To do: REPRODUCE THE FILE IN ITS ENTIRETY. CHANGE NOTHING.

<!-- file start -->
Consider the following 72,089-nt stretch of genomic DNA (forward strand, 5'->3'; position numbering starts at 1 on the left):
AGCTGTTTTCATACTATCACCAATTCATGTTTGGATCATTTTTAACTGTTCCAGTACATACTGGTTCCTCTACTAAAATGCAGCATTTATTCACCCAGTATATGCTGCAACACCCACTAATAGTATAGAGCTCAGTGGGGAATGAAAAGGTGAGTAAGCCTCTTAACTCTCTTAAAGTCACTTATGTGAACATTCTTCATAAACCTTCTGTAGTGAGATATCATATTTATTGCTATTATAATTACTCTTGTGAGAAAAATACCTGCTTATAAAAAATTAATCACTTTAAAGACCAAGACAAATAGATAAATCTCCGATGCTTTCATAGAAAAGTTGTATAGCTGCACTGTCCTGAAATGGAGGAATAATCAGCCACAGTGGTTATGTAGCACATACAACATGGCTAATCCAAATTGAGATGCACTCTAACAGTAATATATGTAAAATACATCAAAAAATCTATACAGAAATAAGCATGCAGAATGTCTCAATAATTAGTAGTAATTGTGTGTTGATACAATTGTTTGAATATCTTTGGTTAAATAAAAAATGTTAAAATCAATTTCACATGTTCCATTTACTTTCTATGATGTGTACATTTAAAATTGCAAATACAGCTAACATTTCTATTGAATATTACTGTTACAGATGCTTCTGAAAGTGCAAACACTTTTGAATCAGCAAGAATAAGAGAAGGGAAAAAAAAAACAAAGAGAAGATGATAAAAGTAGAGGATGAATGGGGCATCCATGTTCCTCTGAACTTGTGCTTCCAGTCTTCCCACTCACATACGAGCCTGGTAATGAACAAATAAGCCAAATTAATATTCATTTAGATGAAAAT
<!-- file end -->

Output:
Consider the following 72,089-nt stretch of genomic DNA (forward strand, 5'->3'; position numbering starts at 1 on the left):
AGCTGTTTTCATACTATCACCAATTCATGTTTGGATCATTTTTAACTGTTCCAGTACATACTGGTTCCTCTACTAAAATGCAGCATTTATTCACCCAGTATATGCTGCAACACCCACTAATAGTATAGAGCTCAGTGGGGAATGAAAAGGTGAGTAAGCCTCTTAACTCTCTTAAAGTCACTTATGTGAACATTCTTCATAAACCTTCTGTAGTGAGATATCATATTTATTGCTATTATAATTACTCTTGTGAGAAAAATACCTGCTTATAAAAAATTAATCACTTTAAAGACCAAGACAAATAGATAAATCTCCGATGCTTTCATAGAAAAGTTGTATAGCTGCACTGTCCTGAAATGGAGGAATAATCAGCCACAGTGGTTATGTAGCACATACAACATGGCTAATCCAAATTGAGATGCACTCTAACAGTAATATATGTAAAATACATCAAAAAATCTATACAGAAATAAGCATGCAGAATGTCTCAATAATTAGTAGTAATTGTGTGTTGATACAATTGTTTGAATATCTTTGGTTAAATAAAAAATGTTAAAATCAATTTCACATGTTCCATTTACTTTCTATGATGTGTACATTTAAAATTGCAAATACAGCTAACATTTCTATTGAATATTACTGTTACAGATGCTTCTGAAAGTGCAAACACTTTTGAATCAGCAAGAATAAGAGAAGGGAAAAAAAAAACAAAGAGAAGATGATAAAAGTAGAGGATGAATGGGGCATCCATGTTCCTCTGAACTTGTGCTTCCAGTCTTCCCACTCACATACGAGCCTGGTAATGAACAAATAAGCCAAATTAATATTCATTTAGATGAAAAT